The iPad Lawyer | Wait. Your iPhone’s Screen is Not Broken!
Ordinarily, I write solely about iPad tips, tricks and techniques knowing full well that these secrets are really cross-device and you can use them to transform into a powerful iPhone user, as well. Today, however, I want to talk about a specific iPhone challenge that doesn’t impact iPad. It’s important enough – at least for me and every Apple genius or tech you come across – that I want to share it with you so you don’t lose your mind trying in vain to figure out what’s wrong with your iPhone screen.
Let me give you a little background first. I was traveling recently. I had put a Mophie battery charging case on my iPhone 5s. And I was in Chicago. Needless to say it was extremely cold. After only one day into my trip, I suddenly noticed that there was a kind of white lens flare effect (I called it a white blotch) appearing on the top right of my iPhone screen when I turned on certain apps (like Shazam and WorldMate). My first thought was that the cold had gotten to some of the display pixels. I then reasoned that perhaps I had inadvertently put too much pressure of some sort on the screen, itself.
Naturally, I did the standard soft reboot after clearing out running apps.
A little note . . . if you don’t know how to periodically clear out your iPhone’s and iPad’s memories, do the following to improve performance:
Step One: DOUBLE CLICK on the Home button (the small round button on the front of your device). This will bring up the carousel of apps that are running on your iPhone or iPad (this is what allows you to multi-task on your device).
Step Two: TAP and HOLD each of the apps and SWIPE your finger up. This will remove the app from the display and stop it from running in the background. (Power user tip – you can tap, hold, and swipe up to three running apps at one time if you really want to save time.) Do this with every app that you see running.
Step Three: PUSH the Home button. This will bring you back to your main screen.
Step Four: PUSH and HOLD the Home button and the Power on/off button simultaneously (the Power button is the small button on the top edge of your device). Continue to hold the two buttons until the white Apple logo appears. When the logo appears, release both buttons. Your device will now go through the soft reset cycle and is non-destructive to your data.
Okay, back to our story . . .
Having rebooted my iPhone and still seeing the white blotch appearing periodically when I started up certain apps, I had resolved that I would have to take my device back to Apple when I returned home for repair or replacement. Because I had some down time and because I can get a little obsessive with figuring out hacks and workarounds on my iOS devices, I continued to fiddle around with the iPhone and did a little research on the internet. After searching for “white blotch on iPhone screen,” I was pleased to find a solution to my situation. Now, I’m sharing it with you!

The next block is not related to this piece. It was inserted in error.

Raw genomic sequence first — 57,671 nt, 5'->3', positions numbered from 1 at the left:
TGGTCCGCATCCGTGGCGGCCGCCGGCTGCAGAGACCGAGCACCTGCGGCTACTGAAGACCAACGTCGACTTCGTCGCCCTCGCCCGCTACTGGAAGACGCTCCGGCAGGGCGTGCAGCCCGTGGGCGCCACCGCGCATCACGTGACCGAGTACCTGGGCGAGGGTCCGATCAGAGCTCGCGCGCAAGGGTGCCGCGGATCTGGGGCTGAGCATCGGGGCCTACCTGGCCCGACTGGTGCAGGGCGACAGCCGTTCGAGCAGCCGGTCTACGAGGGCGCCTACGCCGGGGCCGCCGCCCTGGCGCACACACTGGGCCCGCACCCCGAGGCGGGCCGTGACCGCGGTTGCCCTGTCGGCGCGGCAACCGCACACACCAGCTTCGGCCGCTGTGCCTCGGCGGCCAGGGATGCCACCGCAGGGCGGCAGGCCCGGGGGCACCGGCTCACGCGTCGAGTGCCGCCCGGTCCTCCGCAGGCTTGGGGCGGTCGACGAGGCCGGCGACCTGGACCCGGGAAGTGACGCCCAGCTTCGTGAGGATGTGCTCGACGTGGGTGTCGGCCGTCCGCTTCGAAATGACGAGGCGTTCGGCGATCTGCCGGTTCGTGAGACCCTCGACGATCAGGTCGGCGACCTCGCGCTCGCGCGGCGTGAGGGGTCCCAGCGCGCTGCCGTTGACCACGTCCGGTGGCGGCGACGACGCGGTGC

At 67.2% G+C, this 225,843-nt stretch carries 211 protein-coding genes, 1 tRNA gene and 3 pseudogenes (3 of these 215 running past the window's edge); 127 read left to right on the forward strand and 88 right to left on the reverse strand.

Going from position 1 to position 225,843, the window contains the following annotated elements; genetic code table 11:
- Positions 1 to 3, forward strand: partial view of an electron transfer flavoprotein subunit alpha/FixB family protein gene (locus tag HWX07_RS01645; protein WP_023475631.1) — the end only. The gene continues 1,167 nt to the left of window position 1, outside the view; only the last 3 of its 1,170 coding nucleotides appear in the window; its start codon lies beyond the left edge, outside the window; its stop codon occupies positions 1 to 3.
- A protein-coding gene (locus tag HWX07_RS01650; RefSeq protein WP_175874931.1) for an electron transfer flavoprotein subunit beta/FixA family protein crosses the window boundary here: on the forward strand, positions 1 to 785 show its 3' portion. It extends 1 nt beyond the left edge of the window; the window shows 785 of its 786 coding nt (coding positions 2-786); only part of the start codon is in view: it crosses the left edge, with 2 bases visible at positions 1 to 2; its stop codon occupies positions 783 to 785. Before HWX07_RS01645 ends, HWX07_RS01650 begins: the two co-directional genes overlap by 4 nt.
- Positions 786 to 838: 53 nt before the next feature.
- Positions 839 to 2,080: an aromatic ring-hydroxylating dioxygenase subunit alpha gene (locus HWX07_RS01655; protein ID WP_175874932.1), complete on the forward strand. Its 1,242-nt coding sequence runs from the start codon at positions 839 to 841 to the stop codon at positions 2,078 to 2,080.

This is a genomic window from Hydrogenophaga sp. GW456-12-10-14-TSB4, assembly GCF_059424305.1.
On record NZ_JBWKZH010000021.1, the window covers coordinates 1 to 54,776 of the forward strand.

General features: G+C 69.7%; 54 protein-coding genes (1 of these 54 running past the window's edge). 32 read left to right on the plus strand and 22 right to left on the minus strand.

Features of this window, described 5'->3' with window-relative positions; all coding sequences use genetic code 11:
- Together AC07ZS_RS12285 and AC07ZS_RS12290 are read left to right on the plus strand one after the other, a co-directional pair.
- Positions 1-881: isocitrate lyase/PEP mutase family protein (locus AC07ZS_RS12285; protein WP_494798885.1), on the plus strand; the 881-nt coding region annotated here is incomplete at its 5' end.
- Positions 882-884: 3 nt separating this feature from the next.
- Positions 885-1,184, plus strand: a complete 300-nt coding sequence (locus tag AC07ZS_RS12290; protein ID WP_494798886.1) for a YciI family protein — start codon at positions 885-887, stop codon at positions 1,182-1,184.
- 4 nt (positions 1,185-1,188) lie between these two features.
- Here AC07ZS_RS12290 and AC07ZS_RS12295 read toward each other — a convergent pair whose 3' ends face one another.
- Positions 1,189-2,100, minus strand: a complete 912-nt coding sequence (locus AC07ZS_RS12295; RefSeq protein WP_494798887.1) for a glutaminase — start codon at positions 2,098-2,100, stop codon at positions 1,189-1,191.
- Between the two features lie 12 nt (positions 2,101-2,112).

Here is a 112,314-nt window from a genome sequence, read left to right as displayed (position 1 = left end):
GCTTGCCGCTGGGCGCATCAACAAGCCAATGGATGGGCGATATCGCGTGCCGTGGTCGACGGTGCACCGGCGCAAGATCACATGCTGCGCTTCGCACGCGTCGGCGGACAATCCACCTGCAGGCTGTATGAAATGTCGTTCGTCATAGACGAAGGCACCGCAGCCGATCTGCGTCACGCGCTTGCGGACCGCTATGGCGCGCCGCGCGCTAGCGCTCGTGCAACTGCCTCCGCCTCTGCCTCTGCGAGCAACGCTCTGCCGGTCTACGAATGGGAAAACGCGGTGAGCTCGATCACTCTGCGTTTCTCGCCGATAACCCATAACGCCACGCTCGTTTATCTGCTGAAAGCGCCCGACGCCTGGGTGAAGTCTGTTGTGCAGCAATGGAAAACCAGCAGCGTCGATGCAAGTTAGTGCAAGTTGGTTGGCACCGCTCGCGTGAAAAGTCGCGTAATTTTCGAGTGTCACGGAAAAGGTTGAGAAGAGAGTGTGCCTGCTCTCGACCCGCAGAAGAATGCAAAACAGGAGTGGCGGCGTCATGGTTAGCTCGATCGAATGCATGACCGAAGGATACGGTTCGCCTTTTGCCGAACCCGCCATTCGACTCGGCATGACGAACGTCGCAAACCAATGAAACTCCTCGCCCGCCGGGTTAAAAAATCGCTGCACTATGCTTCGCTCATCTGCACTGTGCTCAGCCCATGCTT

It seems I had done the unthinkable. I had put my Google Maps app on my Home screen for traveling to Chicago. Worse, I had put that particular app in Row 2, Column 3. Whether it’s the length of the app name that creates an algorithmic glitch, a bug in iOS 7, or just Google Maps, itself (I can’t replicate the problem putting any other long name app in that location), it seems that Google Maps in that precise location was creating an animation error when opening certain apps. This, in turn, caused the lens flare appearance in the top right of my screen. By the way, when I put Google Maps in Row 2, Column 2, the white blotch appears in the top left of the screen.
THE SOLUTION: Prepare to be amazed and awed . . . just move Google Maps out of Row 2 and Columns 2 or 3 to some other location. Poof! The white blotch is gone. (I have made certain that this is, in fact, both the cause and the solution by putting Google Maps back in the problematic locations, replicated the white blotch effect on the top right and left of my screen, and then moving the app to another place with complete resolution of the difficulty.)
I have, by the way, seen many forum and blog entries on the internet indicating that unawares people have taken their iPhones back to Apple and had their devices replaced because no one seems to have known about the problem let alone the solution. People have even struggled with complete restore situations and even rebuilding their iPhone apps and data from scratch. They didn’t know the answer. Now YOU DO. Until Apple remedies this iOS 7 challenge, you can now rest assured that your screen is not broken and your device is not failing.
Again . . . this does not appear to be a problem with the iPad. I have put Google Maps in the same column and row on the iPad without the white blotch showing up.
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